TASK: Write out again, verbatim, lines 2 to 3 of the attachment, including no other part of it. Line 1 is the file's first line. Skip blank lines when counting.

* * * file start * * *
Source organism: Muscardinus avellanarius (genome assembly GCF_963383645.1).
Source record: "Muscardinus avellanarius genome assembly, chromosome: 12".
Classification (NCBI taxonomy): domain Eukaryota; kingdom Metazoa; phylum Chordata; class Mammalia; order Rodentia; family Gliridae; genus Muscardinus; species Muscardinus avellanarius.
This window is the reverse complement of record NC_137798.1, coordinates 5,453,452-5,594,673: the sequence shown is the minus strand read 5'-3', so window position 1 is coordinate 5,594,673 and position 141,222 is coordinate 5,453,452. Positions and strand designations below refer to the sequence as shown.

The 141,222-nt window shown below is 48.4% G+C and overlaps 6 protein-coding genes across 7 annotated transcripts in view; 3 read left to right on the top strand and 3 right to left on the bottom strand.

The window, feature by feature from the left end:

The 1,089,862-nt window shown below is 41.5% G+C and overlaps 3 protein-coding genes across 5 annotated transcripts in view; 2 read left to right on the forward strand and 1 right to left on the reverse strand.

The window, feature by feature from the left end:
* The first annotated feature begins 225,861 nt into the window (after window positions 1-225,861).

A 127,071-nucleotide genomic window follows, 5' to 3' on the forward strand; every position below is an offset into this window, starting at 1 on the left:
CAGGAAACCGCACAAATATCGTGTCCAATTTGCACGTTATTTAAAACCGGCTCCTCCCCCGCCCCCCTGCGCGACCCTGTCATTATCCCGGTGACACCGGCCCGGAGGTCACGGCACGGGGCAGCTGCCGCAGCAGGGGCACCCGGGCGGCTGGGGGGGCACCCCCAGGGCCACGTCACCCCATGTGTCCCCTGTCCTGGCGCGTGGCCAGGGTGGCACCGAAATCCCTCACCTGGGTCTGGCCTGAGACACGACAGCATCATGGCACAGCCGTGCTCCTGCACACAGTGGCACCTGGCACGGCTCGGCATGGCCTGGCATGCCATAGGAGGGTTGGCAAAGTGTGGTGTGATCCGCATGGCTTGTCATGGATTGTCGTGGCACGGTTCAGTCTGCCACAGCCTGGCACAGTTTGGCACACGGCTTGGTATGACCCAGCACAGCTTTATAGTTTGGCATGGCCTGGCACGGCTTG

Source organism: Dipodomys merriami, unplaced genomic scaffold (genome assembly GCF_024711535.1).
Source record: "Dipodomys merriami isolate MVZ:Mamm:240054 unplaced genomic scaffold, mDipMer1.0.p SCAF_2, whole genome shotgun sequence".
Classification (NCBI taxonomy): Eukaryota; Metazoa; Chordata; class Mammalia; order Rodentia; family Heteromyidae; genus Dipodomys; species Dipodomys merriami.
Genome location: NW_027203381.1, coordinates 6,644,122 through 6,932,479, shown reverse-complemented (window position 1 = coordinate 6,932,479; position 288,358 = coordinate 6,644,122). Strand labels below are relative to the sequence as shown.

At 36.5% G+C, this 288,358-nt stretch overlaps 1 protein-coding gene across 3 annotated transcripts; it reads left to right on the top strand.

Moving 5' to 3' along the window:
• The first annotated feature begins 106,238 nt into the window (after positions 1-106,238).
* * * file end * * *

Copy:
Source record: "Muscardinus avellanarius genome assembly, chromosome: 12".
Classification (NCBI taxonomy): domain Eukaryota; kingdom Metazoa; phylum Chordata; class Mammalia; order Rodentia; family Gliridae; genus Muscardinus; species Muscardinus avellanarius.